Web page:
Thanks for the suggestions, it sounds ideal for what I am wanting the kids to get out of the weekend. Is the Passchendaele Experience another name for the In Flanders Fields museum ?

We've decided to go over the Easter bank holiday weekend, travel out early Good Friday and back home late afternoon on the Sunday.

Andy

Can I presume that your children's school doesn't take year 9 over there? If I am correct, then why not write to the school in advance, tellng the Head that you will be taking your daughters out of school for two days....the Friday and Monday....and where you are going and why.

Drive down to your parents on Thursday night. Book a ferry at 8.30, so leave Brighton at 6am. It will make it part of the adventure, and at 60 and 61 your parents aren't old (I am 56, so am a bit biased!)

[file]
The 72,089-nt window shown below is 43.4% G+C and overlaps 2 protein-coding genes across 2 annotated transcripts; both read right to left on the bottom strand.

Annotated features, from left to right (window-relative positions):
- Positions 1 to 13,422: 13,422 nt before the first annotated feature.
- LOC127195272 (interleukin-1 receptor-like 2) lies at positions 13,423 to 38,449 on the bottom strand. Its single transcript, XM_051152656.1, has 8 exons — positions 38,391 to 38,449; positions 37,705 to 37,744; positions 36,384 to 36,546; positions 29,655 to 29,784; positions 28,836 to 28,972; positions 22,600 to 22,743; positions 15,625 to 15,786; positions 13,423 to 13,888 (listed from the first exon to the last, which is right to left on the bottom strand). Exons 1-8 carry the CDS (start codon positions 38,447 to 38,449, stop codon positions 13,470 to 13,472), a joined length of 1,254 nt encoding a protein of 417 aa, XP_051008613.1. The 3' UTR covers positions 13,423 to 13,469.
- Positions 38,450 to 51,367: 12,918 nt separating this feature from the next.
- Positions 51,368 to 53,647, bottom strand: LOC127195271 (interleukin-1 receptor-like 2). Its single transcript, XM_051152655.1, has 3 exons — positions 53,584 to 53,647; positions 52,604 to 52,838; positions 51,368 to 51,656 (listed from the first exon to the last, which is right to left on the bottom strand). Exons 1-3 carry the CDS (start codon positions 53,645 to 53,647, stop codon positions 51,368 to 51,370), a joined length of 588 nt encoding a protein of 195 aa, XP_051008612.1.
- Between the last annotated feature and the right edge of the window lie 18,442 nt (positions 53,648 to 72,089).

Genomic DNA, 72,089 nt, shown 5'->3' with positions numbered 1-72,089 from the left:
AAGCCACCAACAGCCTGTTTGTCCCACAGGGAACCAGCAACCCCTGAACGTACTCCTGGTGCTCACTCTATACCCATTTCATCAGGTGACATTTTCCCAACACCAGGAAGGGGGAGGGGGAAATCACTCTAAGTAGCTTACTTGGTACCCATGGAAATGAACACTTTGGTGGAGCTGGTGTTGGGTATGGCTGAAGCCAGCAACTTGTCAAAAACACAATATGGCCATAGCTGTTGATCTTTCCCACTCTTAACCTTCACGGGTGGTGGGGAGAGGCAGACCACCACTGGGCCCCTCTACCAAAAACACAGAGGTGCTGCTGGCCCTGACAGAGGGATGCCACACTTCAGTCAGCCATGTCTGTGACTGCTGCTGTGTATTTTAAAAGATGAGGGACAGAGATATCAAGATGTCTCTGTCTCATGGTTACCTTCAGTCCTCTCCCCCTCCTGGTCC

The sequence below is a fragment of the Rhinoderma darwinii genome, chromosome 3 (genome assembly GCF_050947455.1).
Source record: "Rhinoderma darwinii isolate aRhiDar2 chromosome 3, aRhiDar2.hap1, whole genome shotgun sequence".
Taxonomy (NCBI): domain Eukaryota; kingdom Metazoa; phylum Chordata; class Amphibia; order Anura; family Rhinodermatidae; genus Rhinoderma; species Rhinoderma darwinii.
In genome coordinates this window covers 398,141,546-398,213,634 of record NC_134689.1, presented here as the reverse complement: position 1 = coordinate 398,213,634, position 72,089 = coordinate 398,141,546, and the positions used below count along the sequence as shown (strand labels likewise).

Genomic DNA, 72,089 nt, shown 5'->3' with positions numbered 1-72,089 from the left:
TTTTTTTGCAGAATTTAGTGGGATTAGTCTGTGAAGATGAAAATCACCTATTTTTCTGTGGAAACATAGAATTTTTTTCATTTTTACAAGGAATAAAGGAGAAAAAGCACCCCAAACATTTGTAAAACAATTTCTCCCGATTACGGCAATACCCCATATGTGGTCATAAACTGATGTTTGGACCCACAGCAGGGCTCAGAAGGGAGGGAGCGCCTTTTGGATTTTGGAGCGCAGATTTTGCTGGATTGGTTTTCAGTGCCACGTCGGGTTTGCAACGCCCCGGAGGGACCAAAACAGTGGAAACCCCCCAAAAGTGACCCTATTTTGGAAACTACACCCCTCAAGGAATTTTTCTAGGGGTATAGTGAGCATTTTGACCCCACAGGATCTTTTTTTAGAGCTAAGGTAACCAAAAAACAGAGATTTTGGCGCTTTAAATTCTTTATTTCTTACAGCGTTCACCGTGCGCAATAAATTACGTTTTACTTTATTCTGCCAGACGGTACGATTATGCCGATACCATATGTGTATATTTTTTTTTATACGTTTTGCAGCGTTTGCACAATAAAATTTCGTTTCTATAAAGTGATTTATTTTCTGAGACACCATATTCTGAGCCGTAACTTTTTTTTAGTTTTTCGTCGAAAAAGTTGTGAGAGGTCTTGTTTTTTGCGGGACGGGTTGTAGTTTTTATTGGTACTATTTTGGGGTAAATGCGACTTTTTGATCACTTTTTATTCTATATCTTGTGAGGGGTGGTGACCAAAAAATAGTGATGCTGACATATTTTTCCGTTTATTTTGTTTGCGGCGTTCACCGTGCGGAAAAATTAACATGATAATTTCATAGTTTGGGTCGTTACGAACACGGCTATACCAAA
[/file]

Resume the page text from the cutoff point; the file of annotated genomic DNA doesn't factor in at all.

The 8.30 ferry will get into Calais about 11am (with the hour lost), so you could go via Dixmuide (Yser Tower and Trenches of Death), then down to Ypres. Book into Varlet Farm, so you can get to the Passchendaele Experience , Essex Farm, maybe Langemark, and Tyne Cot. Get to Varlet, then into Ypres for the 8 o'clock and eat in town. Next morning, after a gargantuan breakfast and armed with a packed lunch, head down to the St. Quenton area. Book into Avril's for the Saturday night, so it is under 2 hours from Varlet to St. Quentin. You then have most of Sunday to look around the Somme. You could maybe take in Newfoundland Park, Serre, Thiepval, Lochnagar, etc.....head back to a ferry at Calais about 6, gain the hour, back to parents' by 9 for a good night's sleep and drive home on the Monday.